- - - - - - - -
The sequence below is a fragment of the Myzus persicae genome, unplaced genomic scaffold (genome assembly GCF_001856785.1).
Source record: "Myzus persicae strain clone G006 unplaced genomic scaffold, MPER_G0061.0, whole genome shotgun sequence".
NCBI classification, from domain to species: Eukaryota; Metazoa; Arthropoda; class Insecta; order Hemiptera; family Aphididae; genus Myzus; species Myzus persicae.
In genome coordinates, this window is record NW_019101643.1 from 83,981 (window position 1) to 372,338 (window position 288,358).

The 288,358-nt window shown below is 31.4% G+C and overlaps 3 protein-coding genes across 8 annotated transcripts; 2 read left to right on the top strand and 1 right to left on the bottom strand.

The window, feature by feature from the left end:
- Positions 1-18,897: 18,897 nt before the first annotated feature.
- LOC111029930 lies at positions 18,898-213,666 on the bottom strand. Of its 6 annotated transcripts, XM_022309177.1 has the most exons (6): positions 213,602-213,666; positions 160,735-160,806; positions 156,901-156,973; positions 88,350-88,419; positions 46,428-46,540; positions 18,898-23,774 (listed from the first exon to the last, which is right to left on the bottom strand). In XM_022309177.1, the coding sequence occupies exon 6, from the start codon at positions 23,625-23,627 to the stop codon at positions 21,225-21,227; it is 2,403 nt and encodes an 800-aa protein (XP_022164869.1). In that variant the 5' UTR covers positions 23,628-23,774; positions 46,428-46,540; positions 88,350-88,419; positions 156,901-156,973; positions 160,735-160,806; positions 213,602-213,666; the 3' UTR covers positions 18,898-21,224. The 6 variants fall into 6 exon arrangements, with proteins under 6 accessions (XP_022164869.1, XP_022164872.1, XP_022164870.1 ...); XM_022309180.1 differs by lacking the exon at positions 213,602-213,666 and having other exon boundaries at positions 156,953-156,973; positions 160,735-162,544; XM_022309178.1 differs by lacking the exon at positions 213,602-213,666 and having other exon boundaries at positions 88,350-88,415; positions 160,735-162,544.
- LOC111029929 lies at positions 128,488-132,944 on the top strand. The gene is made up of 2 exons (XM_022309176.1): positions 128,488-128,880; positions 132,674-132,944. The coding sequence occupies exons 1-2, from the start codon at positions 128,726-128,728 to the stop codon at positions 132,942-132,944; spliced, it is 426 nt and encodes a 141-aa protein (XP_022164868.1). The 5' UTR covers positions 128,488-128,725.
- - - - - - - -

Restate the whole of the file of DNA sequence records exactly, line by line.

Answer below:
The sequence below is a fragment of the Myzus persicae genome, unplaced genomic scaffold (genome assembly GCF_001856785.1).
Source record: "Myzus persicae strain clone G006 unplaced genomic scaffold, MPER_G0061.0, whole genome shotgun sequence".
NCBI classification, from domain to species: Eukaryota; Metazoa; Arthropoda; class Insecta; order Hemiptera; family Aphididae; genus Myzus; species Myzus persicae.
In genome coordinates, this window is record NW_019101643.1 from 83,981 (window position 1) to 372,338 (window position 288,358).

The 288,358-nt window shown below is 31.4% G+C and overlaps 3 protein-coding genes across 8 annotated transcripts; 2 read left to right on the top strand and 1 right to left on the bottom strand.

The window, feature by feature from the left end:
- Positions 1-18,897: 18,897 nt before the first annotated feature.
- LOC111029930 lies at positions 18,898-213,666 on the bottom strand. Of its 6 annotated transcripts, XM_022309177.1 has the most exons (6): positions 213,602-213,666; positions 160,735-160,806; positions 156,901-156,973; positions 88,350-88,419; positions 46,428-46,540; positions 18,898-23,774 (listed from the first exon to the last, which is right to left on the bottom strand). In XM_022309177.1, the coding sequence occupies exon 6, from the start codon at positions 23,625-23,627 to the stop codon at positions 21,225-21,227; it is 2,403 nt and encodes an 800-aa protein (XP_022164869.1). In that variant the 5' UTR covers positions 23,628-23,774; positions 46,428-46,540; positions 88,350-88,419; positions 156,901-156,973; positions 160,735-160,806; positions 213,602-213,666; the 3' UTR covers positions 18,898-21,224. The 6 variants fall into 6 exon arrangements, with proteins under 6 accessions (XP_022164869.1, XP_022164872.1, XP_022164870.1 ...); XM_022309180.1 differs by lacking the exon at positions 213,602-213,666 and having other exon boundaries at positions 156,953-156,973; positions 160,735-162,544; XM_022309178.1 differs by lacking the exon at positions 213,602-213,666 and having other exon boundaries at positions 88,350-88,415; positions 160,735-162,544.
- LOC111029929 lies at positions 128,488-132,944 on the top strand. The gene is made up of 2 exons (XM_022309176.1): positions 128,488-128,880; positions 132,674-132,944. The coding sequence occupies exons 1-2, from the start codon at positions 128,726-128,728 to the stop codon at positions 132,942-132,944; spliced, it is 426 nt and encodes a 141-aa protein (XP_022164868.1). The 5' UTR covers positions 128,488-128,725.